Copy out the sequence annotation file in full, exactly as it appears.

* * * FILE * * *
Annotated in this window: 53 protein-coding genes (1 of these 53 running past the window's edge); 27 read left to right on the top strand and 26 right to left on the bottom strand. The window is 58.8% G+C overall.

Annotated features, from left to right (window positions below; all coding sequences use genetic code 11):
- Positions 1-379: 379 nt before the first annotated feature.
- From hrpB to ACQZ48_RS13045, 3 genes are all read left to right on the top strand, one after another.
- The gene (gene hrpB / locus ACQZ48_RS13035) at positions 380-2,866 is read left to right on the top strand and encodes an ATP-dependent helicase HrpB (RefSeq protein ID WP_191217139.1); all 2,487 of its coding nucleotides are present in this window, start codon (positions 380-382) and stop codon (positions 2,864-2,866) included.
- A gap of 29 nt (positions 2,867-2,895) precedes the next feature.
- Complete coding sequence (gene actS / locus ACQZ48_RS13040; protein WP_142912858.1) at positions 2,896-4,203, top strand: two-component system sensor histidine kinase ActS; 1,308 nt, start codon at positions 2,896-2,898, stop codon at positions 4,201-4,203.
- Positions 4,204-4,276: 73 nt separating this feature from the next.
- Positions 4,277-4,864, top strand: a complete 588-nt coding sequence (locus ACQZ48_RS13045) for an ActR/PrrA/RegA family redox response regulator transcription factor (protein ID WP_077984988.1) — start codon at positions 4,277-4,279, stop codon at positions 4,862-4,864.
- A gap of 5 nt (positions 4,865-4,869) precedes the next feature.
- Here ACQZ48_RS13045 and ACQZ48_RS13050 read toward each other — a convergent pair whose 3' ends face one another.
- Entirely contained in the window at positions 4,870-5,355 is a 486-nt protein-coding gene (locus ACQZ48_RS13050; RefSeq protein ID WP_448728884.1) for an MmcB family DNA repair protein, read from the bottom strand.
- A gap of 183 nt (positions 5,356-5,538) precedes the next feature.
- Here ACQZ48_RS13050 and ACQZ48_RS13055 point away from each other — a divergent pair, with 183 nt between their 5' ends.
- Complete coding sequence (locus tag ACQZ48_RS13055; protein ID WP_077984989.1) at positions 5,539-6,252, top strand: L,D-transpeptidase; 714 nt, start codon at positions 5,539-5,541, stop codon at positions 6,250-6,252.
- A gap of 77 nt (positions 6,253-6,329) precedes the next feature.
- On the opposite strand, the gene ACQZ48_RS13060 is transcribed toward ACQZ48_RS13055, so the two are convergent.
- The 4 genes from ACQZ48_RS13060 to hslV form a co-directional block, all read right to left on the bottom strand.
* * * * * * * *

Annotated in this window: 53 protein-coding genes (1 of these 53 running past the window's edge); 27 read left to right on the top strand and 26 right to left on the bottom strand. The window is 58.8% G+C overall.

Annotated features, from left to right (window positions below; all coding sequences use genetic code 11):
- Positions 1-379: 379 nt before the first annotated feature.
- From hrpB to ACQZ48_RS13045, 3 genes are all read left to right on the top strand, one after another.
- The gene (gene hrpB / locus ACQZ48_RS13035) at positions 380-2,866 is read left to right on the top strand and encodes an ATP-dependent helicase HrpB (RefSeq protein ID WP_191217139.1); all 2,487 of its coding nucleotides are present in this window, start codon (positions 380-382) and stop codon (positions 2,864-2,866) included.
- A gap of 29 nt (positions 2,867-2,895) precedes the next feature.
- Complete coding sequence (gene actS / locus ACQZ48_RS13040; protein WP_142912858.1) at positions 2,896-4,203, top strand: two-component system sensor histidine kinase ActS; 1,308 nt, start codon at positions 2,896-2,898, stop codon at positions 4,201-4,203.
- Positions 4,204-4,276: 73 nt separating this feature from the next.
- Positions 4,277-4,864, top strand: a complete 588-nt coding sequence (locus ACQZ48_RS13045) for an ActR/PrrA/RegA family redox response regulator transcription factor (protein ID WP_077984988.1) — start codon at positions 4,277-4,279, stop codon at positions 4,862-4,864.
- A gap of 5 nt (positions 4,865-4,869) precedes the next feature.
- Here ACQZ48_RS13045 and ACQZ48_RS13050 read toward each other — a convergent pair whose 3' ends face one another.
- Entirely contained in the window at positions 4,870-5,355 is a 486-nt protein-coding gene (locus ACQZ48_RS13050; RefSeq protein ID WP_448728884.1) for an MmcB family DNA repair protein, read from the bottom strand.
- A gap of 183 nt (positions 5,356-5,538) precedes the next feature.
- Here ACQZ48_RS13050 and ACQZ48_RS13055 point away from each other — a divergent pair, with 183 nt between their 5' ends.
- Complete coding sequence (locus tag ACQZ48_RS13055; protein ID WP_077984989.1) at positions 5,539-6,252, top strand: L,D-transpeptidase; 714 nt, start codon at positions 5,539-5,541, stop codon at positions 6,250-6,252.
- A gap of 77 nt (positions 6,253-6,329) precedes the next feature.
- On the opposite strand, the gene ACQZ48_RS13060 is transcribed toward ACQZ48_RS13055, so the two are convergent.
- The 4 genes from ACQZ48_RS13060 to hslV form a co-directional block, all read right to left on the bottom strand.